Friday, November 02, 2007


from Vedoday2050 hide details 1:18 am (4 hours ago)
date Nov 2, 2007 1:18 AM
subject Dr Harish Chandra's article in Vedoday2050 Nov 2007 - 1-4

Vedoday 2050

Vol. I, No. 1, November 2007

Vedoday2050 - The Inaugural Issue

We are pleased to bring out the Inaugural Issue of Vedoday2050 coinciding with Deepavali that falls on 9th November this year. Deepavali symbolizes emergence of truth in the form of light over darkness of false prejudices when tiny lamps emit light in the dark night of new moon. Likewise, Vedoday2050 envisages the inner light in the human minds so as to bring a new dawn before the year 2050 among a wide cross-section of the humanity.

The word Veda is derived from the root vid, meaning knowledge. God created the sun before giving two eyes to humans (and other species, too) so that they could see in the light of the sun and save themselves from pitfalls and consequent injuries. Likewise, He gave the word of wisdom in the form of the Vedas to the first humans so that the intellectual faculty of the humans (and that is not possessed by other species) could 'see' using the inner light of knowledge and save itself from the darkness of ignorance.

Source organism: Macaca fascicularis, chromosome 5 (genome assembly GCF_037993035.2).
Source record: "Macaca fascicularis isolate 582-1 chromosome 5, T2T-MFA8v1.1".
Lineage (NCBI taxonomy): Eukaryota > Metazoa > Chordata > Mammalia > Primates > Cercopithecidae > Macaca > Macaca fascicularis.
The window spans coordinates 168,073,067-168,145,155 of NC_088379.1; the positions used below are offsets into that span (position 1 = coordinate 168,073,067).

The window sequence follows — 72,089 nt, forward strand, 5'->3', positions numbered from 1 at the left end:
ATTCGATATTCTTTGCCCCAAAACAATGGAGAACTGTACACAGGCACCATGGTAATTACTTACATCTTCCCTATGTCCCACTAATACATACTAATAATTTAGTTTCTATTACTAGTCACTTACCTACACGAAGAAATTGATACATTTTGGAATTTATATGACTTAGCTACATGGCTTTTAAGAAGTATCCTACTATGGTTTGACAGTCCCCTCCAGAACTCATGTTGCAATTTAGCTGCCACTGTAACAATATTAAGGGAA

The word uday means 'rising'. Therefore, Vedoday would mean, a dawn of the knowledge of the Vedas. This is similar to sūryoday (sunrise) that takes place every morning at the end of the night of darkness. As we are certain about tomorrow's sunrise, let us be equally certain about Vedoday by 2050 and prepare ourselves for the beautiful future that lies ahead of us – void of ignorance, injustice, exploitation, avoidable pain and suffering.

Ignorance (ajńāna), meaning both lack of knowledge ( avidyā) and wrong knowledge (duşţa vidyā), is the greatest cause of human suffering. Even the suffering due to injustice ( anyāya) and scarcity of commodities ( abhāva) can be seen to originate due to ignorance. This being the case, education has been the first pursuit for the humans that we all went through the first phase of the student life and this pursuit must continue until we breathe our last. Vedas are the fountain-head of all true knowledge and must be studied by one and all. They are the eternal source of all true knowledge pertaining to both, the material and spiritual domains of the universe ( jada and cetana). Like sun, Vedas are for the entire humanity.